Korea’s Hanjin Shipping, the world’s seventh-largest container shipping line collapsed into bankruptcy this week after a restructuring proposal was rejected by creditors. Korea’s largest liner company reported $4.5 billion (USD) in liabilities on its June 30, 2016 financial report and efforts to attract more capital and extend payment periods on current debt quickly fell apart.
Several Hanjin vessels have been detained at various Chinese ports and one was being held in Singapore. Korean courts dealing with the bankruptcy are expected to work out terms for an orderly discontinuation of Hanjin’s shipping business that involves regaining control of its fleet overseas and the eventual liquidation of its assets.
The company owns 59 of the 132 ships in its fleet which consists of container and bulk vessels. Among its chartered vessels are three from Vancouver’s Seaspan Corporation which were delivered in 2014 on 10-year contracts with a total value of $364 million (USD). Seaspan now has 88 ships in total and says the Hanjin contracts are not significant enough to endanger its own business.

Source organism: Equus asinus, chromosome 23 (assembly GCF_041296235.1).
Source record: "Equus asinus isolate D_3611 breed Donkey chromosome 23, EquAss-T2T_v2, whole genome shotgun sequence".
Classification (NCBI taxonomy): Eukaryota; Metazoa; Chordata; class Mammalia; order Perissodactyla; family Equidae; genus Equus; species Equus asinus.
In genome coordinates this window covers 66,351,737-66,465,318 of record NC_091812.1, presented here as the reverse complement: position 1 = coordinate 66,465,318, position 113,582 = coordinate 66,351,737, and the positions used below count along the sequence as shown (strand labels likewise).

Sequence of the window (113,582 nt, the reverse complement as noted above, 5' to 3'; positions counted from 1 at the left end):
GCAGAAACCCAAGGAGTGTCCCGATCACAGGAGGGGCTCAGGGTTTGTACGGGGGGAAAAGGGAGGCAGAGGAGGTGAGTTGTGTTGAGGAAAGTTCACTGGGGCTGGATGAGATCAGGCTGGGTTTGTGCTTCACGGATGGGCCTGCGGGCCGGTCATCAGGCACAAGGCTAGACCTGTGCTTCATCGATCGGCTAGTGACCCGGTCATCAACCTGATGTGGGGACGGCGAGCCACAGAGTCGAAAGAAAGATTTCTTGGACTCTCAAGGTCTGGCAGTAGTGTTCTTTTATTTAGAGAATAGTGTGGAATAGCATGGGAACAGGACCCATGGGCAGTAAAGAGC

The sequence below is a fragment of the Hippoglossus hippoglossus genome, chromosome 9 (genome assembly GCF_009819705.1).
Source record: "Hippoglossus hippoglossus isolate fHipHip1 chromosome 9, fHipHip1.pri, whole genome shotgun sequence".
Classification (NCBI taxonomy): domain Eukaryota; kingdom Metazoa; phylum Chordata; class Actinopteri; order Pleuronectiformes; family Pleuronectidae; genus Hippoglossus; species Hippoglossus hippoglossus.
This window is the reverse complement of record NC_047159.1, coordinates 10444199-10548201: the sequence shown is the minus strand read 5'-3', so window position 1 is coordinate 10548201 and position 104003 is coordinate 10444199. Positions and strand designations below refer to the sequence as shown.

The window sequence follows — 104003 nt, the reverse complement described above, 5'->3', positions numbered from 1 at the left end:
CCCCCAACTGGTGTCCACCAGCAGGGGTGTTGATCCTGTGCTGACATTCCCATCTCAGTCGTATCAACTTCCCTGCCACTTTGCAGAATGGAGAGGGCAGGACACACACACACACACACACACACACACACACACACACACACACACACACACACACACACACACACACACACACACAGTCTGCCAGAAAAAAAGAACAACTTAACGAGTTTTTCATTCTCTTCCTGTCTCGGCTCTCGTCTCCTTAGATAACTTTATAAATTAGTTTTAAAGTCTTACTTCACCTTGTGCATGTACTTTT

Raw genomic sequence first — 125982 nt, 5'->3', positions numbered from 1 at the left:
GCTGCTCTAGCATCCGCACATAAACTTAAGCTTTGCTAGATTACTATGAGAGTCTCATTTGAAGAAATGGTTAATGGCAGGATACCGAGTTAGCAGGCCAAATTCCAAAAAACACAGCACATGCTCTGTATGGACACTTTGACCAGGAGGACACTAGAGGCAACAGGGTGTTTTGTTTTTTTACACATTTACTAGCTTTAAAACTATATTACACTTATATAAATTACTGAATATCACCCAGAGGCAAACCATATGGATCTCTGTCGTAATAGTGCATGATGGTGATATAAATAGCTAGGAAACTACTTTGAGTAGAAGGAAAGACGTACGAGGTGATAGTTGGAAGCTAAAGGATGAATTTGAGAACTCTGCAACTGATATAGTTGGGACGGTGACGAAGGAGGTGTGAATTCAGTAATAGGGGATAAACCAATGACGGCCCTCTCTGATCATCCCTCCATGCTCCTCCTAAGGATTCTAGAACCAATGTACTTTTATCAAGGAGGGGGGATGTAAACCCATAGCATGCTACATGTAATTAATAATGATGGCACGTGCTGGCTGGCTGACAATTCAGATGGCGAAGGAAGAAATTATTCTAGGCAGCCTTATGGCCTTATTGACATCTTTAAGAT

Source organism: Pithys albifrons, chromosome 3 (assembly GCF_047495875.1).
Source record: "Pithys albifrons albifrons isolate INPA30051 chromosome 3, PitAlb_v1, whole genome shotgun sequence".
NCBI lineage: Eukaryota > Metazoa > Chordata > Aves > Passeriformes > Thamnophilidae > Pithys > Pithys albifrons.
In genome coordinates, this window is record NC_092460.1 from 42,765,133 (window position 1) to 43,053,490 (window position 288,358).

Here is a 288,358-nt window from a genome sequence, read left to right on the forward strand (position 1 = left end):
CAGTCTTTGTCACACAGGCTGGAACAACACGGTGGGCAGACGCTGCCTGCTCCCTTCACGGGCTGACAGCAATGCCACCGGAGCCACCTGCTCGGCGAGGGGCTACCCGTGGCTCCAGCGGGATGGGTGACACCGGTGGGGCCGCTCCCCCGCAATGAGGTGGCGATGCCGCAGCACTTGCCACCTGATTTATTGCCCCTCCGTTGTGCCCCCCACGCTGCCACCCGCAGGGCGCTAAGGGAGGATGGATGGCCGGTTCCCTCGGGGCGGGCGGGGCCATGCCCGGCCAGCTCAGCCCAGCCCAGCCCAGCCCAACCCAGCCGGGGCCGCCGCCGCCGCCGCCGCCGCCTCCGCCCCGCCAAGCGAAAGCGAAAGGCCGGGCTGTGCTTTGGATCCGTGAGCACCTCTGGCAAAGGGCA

Hanjin, a member of the Trans Pacific Stabilization Conference, calls at Vancouver and other West Coast ports. See Hanjin’s service map for an overview of its routes. The company’s demise has stranded cargo at the start of container shipping’s high season when retailers are stocking inventory for Christmas season sales. It has also led to rate increases of 50% or more on the spot market for some containers on the Asia-U.S. West Coast route. (Sources: Hanjin Shipping; Bloomberg, 2016-08-30, Korea’s Hanjin Shipping Becomes Symbol of Industry in Pain); Vancouver Sun, 2016-08-31, “Hanjin Shipping receivership affects Seaspan Corp’s charter operations“; CNBC, 2016-08-31, “More Hanjin ships seized, as freight rates surge and cargo owners fret“; CBC News, 2016-09-01, “Giant container vessel stuck in Prince Rupert, company in receivership“)